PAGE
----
Webcomics have been happening since basically the beginning of the web itself, but it wasn’t until the dot-com boom of the late 90s that the medium began to attract attention and grow in a significant way. The “build it and they will come” optimism of this period made the majority of web content completely unbearable, and webcomics were no exception; much like how every asshole with a half-baked business model thought the internet would make them a millionaire, suddenly there were dozens of mediocre dudes who thought that the world wanted to hear their video game opinions.
Autobiographies are a dangerous creature. If you think of a story as a product, something a writer produces for consumption by readers, then when you craft an autobiographical work, the product isn’t merely your story – it’s you. In many ways, what you’re selling is yourself. (This is an update to an old review I had removed. I feel that it now meets my new standards.)
If you’re surprised that I’m including Chick Tracts in my reviews of webcomics, I’ve got news for you: Jack T. Chick is one of the original webcomickers.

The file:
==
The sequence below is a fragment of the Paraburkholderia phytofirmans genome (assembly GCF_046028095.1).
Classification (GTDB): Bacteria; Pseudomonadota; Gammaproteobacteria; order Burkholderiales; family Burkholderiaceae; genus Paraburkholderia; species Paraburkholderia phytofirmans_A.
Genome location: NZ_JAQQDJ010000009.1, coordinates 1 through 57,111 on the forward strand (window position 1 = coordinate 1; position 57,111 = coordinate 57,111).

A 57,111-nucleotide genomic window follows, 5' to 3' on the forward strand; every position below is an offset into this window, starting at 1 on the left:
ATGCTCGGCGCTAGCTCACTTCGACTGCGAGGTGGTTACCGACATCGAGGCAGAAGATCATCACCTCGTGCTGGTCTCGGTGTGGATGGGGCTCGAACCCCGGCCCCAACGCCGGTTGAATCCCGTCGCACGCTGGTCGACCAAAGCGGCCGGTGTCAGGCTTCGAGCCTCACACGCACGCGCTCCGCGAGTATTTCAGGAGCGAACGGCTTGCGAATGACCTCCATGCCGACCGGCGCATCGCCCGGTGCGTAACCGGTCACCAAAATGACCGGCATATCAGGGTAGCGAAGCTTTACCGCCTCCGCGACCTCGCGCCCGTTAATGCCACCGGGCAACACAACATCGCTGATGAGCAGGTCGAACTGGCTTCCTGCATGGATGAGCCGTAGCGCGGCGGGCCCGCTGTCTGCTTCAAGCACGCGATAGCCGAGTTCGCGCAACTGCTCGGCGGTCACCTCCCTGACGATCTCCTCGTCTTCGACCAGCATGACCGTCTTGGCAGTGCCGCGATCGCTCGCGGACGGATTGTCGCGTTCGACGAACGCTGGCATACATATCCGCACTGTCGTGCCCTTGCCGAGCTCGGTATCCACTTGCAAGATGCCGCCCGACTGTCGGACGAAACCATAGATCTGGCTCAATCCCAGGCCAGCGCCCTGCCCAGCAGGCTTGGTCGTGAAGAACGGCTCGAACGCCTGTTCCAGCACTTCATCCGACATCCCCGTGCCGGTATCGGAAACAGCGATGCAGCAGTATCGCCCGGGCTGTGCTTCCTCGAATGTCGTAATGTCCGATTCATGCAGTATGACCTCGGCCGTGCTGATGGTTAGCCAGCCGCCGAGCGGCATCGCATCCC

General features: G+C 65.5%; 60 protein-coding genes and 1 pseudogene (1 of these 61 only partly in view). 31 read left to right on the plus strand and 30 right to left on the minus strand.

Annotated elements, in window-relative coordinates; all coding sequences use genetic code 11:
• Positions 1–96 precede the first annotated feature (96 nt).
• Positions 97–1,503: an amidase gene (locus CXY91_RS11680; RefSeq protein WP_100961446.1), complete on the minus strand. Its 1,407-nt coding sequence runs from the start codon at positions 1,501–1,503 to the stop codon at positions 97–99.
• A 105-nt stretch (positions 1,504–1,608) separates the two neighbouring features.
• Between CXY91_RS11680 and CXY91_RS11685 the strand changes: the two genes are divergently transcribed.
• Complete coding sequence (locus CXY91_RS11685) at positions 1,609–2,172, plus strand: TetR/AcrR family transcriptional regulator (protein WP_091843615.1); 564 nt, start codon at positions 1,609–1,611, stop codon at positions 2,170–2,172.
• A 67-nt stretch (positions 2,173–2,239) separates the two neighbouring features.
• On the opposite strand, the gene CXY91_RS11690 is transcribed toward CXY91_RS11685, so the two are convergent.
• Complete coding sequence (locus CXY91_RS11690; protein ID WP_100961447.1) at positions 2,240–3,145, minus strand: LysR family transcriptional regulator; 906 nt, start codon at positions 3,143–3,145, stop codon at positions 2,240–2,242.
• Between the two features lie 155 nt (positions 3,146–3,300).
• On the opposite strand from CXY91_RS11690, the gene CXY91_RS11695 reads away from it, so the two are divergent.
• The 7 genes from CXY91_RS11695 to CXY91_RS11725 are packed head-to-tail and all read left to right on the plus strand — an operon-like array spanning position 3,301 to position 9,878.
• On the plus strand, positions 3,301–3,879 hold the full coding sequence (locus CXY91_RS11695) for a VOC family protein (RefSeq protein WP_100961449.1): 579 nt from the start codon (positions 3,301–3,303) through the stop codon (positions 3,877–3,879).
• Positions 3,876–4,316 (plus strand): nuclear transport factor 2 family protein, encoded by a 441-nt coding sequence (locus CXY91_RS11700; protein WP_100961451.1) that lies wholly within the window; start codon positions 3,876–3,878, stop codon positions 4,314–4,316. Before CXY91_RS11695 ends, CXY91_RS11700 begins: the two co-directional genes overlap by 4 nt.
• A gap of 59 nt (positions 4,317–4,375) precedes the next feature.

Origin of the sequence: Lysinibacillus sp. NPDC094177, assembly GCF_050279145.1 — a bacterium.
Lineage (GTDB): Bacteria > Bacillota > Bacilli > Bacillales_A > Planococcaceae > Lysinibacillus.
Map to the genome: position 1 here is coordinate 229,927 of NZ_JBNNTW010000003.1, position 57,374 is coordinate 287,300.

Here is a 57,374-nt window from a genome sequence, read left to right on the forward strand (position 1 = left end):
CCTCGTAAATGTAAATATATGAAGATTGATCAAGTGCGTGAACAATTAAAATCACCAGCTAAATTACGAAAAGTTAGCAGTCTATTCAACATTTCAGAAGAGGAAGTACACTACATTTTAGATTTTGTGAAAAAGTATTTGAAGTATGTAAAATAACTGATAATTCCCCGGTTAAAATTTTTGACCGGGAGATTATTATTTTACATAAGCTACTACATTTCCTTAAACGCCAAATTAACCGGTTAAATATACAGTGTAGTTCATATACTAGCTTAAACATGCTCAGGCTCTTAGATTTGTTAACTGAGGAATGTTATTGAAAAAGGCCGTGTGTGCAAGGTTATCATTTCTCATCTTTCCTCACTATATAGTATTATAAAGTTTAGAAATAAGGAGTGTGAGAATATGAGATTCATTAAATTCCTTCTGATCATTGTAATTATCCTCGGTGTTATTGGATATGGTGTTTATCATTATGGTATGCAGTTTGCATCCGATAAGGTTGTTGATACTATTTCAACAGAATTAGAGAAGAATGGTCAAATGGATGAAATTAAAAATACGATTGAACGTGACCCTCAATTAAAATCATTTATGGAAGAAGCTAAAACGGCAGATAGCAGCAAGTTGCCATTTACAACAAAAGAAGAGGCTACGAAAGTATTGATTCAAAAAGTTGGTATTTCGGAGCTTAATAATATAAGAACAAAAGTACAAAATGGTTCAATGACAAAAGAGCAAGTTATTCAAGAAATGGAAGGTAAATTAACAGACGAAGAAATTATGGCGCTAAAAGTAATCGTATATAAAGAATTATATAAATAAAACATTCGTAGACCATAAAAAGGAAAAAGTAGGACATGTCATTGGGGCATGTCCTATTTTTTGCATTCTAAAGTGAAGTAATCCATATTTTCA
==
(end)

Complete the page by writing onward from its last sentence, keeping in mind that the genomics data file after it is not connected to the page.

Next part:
“Wow, Wisp, I had almost successfully forgotten about tumblr user plebcomics and her awful work, thanks for reminding me you fucking asshole!” No problem, buddy! Let’s walk down memory lane together.
The fedora is fairly well-established as a symbol of the “men’s rights” “movement” (aka misogynists) and I think that’s great. It’s convenient to have a cultural shorthand for such things, not to mention having a specific uniform to tip you off to dudes best avoided. But MRAs are only one kind of misogynist douchebag, and I think that we should have a similar identifier for self-identified “male feminists” who use the language of anti-opression to hide their sexist, objectifying motivations.